As to my “assessment” being partisan, I, personally, admit to being partisan, but if you think that the Supreme Court Justices are not partisan, then, IMHO, you are in error.

The justices are supposed to put partisanship aside and consider the law.  The conservative justices were better on the law and so were the attorneys for the plaintiffs.

http://campaign2012.washingtonexaminer.com/blogs/beltway-confidential/breyers-unhinged-commerce-clause-ramblings/453011
http://www.nationalreview.com/critical-condition/294467/obama-s-lawyer-confuses-himself-mandate-penalty-or-tax-avik-roy

Justice Sotomayor was a pleasant surprise, btw.  She asked good questions and had a good line tweaking Scalia.  I’m not saying that she’ll vote against ObamaCare, just saying she looks like she has the intellectual chops to sit with the SCOTUS.

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Posted: 04 April 2012 12:32 AM   [ Ignore ]   [ # 20 ]
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My question is why the general public should be taxed to supplement the healthcare of a congress which votes the abolishment of universal healthcare for the general public?
And the tennis courts and exercise rooms, and the staff, and the office supplies, and the…..........the list is long. Are these also mandated in the constitution?

Like other large employers, the government pays a large share of the cost of coverage. On average, the government pays 72 percent of the premiums for its workers, up to a maximum of 75 percent depending on the policy chosen. For example, the popular Blue Cross and Blue Shield standard fee-for-service family plan carries a total premium of $1,120.47 per month, of which the beneficiary pays $356.59. Washington, D.C.-based employees who prefer an HMO option might choose the Kaiser standard family plan. It carries a total premium of $629.46 per month, of which the employee pays only $157.36.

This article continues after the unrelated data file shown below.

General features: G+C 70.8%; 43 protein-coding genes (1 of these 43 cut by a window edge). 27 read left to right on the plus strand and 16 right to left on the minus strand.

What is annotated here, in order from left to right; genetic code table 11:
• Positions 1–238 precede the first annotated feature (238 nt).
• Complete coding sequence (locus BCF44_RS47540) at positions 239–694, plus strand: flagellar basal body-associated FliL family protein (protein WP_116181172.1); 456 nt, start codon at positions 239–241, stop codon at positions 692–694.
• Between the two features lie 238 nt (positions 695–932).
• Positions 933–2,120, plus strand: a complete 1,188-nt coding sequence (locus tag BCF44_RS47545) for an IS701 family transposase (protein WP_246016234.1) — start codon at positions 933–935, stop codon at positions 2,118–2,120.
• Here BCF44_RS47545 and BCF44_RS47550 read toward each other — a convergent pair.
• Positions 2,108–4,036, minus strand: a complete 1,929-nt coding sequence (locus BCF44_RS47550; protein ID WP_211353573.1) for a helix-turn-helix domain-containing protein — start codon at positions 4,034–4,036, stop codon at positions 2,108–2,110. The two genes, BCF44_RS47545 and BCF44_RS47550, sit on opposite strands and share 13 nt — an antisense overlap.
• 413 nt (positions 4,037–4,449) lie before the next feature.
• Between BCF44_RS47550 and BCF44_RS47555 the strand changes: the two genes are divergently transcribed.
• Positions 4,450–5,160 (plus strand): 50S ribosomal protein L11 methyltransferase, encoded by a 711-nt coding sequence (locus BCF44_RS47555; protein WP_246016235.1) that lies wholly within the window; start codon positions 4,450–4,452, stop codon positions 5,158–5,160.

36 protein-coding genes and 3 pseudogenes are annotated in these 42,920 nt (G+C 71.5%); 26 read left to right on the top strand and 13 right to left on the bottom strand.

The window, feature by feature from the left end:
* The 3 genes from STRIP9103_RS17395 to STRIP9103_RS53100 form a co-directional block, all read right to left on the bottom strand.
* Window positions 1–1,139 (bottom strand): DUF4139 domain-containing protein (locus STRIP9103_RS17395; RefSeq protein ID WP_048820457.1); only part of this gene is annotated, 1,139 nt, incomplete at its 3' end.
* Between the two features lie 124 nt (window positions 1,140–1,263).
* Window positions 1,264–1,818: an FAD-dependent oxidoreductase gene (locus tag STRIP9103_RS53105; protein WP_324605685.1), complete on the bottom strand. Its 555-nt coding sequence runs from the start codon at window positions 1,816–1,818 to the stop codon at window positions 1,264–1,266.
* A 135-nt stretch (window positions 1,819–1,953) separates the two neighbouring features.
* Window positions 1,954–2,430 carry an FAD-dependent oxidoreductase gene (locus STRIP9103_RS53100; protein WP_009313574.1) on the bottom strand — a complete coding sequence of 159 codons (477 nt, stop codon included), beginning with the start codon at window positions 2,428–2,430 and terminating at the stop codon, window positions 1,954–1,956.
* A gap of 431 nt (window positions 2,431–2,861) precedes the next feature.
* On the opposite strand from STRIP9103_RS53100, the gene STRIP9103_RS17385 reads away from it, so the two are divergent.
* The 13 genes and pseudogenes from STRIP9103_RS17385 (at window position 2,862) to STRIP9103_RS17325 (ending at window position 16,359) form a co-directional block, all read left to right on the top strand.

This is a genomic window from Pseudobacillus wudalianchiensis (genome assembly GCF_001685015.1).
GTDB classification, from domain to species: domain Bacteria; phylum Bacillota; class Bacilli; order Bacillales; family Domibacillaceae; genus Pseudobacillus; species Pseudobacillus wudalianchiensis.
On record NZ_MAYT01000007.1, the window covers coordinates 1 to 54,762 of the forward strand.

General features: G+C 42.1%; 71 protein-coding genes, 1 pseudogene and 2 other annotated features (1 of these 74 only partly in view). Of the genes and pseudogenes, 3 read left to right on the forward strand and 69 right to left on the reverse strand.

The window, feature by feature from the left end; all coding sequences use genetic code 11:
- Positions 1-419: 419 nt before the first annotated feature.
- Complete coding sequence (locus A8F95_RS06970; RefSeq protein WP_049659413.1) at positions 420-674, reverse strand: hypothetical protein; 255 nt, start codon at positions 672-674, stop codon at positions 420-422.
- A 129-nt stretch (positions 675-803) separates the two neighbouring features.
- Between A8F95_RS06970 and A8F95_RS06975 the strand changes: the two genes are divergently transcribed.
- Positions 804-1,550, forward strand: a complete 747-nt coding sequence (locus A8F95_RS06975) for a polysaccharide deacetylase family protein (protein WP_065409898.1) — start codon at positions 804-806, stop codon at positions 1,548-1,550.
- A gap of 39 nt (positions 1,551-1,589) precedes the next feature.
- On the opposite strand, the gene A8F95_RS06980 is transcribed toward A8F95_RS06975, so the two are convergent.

http://www.factcheck.org/2009/08/health-care-for-members-of-congress/

[ Edited: 04 April 2012 12:41 AM by Write4U ]
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Posted: 04 April 2012 01:30 AM   [ Ignore ]   [ # 21 ]
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TimB - 03 April 2012 10:32 PM

The same 5 conservative Justices who may strike down the imperfect but only hope for healthcare reform that we are likedly to have, decided that the long arm of the law can check the anus and under the genitals of anyone who is arrested for anything.  Their interpretation of the Constitution is clearly based on partisan bias as it is the same 4 Republican serving Justices and the same 4 Democratic serving Justices that vote together consistently, with the coservative-bent Kennedy on rare occasion switching to the Democratic side as it gives him more impact to do so.

Kennedy’s not dependably conservative.  He’s the swing vote.

It seems to me you’re misreading the decision.  The government has the power to do a full-body search of any person it’s going to keep in jail.  The relevant part of the Constitution is a limitation of searches and seizures.  Searches shall not be unreasonable.  The five justices find it reasonable to search anyone who’s going to take up space in a jail cell.
http://legal-dictionary.thefreedictionary.com/Arrest

That doesn’t seem like an outrageous decision to me unless you’re correct that anyone arrested for any reason may be so searched.  I don’t think you’re correct.